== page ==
News / Africa

UN: Girls as Young as 6 Raped in DRC

Apollonie, a Congolese counselor, speaks with a rape victim in the HEAL Africa hospital in Goma, (File photo).
Apollonie, a Congolese counselor, speaks with a rape victim in the HEAL Africa hospital in Goma, (File photo).
Democratic Republic of Congo troops raped at least 97 women and 33 girls, some as young as six, in the country's volatile east after they fled from advancing M23 rebels in late November, according to a U.N. report released on Wednesday.

The majority of the rapes by the Congolese army (FARDC) occurred in Minova during a two-day period, and most cases documented by U.N. Joint Human Rights Office were committed in the same manner.

"FARDC soldiers entered houses, usually in groups of three to six and, after threatening the inhabitants, looted whatever they could find," the Joint Human Rights Office, which is part of the U.N. peacekeeping mission in Congo, wrote in its report on abuses in eastern Congo between Nov. 15 and Dec. 2.

"One or two of the soldiers would leave with the looted goods and at least one would stand guard as the remaining FARDC soldier’s raped women and girls in the house," the report said. "Most victims were raped by more than one soldier."

Twelve senior officers, including the commanders and deputy commanders of the 41st and 391st battalions, have been suspended over the Minova incidents and "were to be put at the disposal of military justice authorities."

The 391st battalion was trained by the United States in 2010 as "a model for future reforms within the Congolese armed forces," according to the U.S. Africa Command website.

The U.S. Defense Department said last month it condemned the crimes in Minova "irrespective of which unit is accused" and that U.S. training included teaching respect for human rights and prevention of gender-based violence.

The report said the United Nations threatened on Feb. 4 to withdraw support for battalions 41 and 391 over the accusations of rights abuses in Minova but decided to continue working with them after the commanders and deputy commanders were suspended.

The U.N. peacekeeping mission in Congo, known as MONUSCO, has a mandate to protect civilians and support operations by the Congolese army. There are more than 17,000 U.N. troops in Congo, a country the size of Western Europe.

Peacekeepers have been stretched thin by the M23 rebellion in the resource-rich eastern Congo. U.N. experts said last year the M23 rebels were backed by Rwanda, but Rwanda has repeatedly denied any involvement.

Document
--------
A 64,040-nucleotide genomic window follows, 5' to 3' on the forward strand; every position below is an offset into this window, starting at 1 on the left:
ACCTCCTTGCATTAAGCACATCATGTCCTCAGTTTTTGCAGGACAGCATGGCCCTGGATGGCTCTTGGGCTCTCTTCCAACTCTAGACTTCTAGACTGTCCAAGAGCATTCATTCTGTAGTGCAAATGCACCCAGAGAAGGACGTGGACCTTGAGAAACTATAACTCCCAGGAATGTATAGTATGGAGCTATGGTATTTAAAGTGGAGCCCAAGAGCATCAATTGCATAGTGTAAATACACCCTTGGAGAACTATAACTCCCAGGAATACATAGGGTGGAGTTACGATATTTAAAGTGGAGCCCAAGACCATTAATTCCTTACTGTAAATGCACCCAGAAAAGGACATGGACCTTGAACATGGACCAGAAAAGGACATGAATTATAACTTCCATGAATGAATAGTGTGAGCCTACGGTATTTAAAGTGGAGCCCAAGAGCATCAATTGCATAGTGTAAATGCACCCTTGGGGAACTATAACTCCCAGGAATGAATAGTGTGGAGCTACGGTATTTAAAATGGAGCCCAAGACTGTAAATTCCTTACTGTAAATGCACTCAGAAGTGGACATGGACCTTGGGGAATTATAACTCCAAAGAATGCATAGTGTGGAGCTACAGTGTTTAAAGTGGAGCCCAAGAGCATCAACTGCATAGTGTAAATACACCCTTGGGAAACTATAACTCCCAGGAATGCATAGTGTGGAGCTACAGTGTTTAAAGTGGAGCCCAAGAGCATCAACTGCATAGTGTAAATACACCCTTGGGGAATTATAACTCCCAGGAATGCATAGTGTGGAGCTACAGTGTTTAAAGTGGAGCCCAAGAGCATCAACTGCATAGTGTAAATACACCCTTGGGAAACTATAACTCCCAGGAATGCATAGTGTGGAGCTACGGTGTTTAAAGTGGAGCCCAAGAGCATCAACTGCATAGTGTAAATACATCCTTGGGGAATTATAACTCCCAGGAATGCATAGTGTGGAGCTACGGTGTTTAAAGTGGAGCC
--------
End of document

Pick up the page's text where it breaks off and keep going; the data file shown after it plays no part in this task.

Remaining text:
M23 rebels accused as well

After provincial capital Goma and the town of Sake fell to M23 rebels, the report said thousands of Congolese troops fled in a disorganized manner toward Minova, where they "committed mass rape and other acts of sexual violence, as well as cases of arbitrary execution, mistreatment and systematic looting."

A further 11 Congolese soldiers have been arrested and are awaiting trial in relation to incidents in Minova, although the U.N. report said only two of them face charges of rape and another two are accused of murder.

The report found that at least two people, including a 14-year-old boy, had been killed by Congolese troops during looting incidents near Minova, while some men were beaten when they tried to stop the troops from raping their wives.

"In one of these cases ... the victim was tied with ropes and beaten by FARDC soldiers while his wife was raped in the adjacent room," the report said.

The U.N. report also said that during the M23 occupation of Goma and Sake, the rebels "committed gross violations of human rights and serious violations of international humanitarian law against the civilian population and FARDC who had surrendered."

It documented widespread looting by M23 rebels, at least 11 arbitrary executions and 59 cases of sexual violence. "The victims, mostly wives of FARDC soldiers who had fled during the M23 advance, were raped," the report said.

M23 began taking parts of eastern Congo early last year, accusing the government of failing to honor a 2009 peace deal. That deal ended a previous rebellion and led to the rebels' integration into the army, but they have since deserted.

The U.N. Security Council also last month established a special intervention force within the peacekeeping mission, which one senior council diplomat has said would be able to conduct "search and destroy" operations against the M23 rebels and other armed groups in the country.

The U.N. peacekeeping mission is providing support to Congolese military justice officials conducting investigations into the allegations raised in the report. The U.N. Joint Human Rights Office interviewed more than 350 victims and direct and indirect witnesses for the report.

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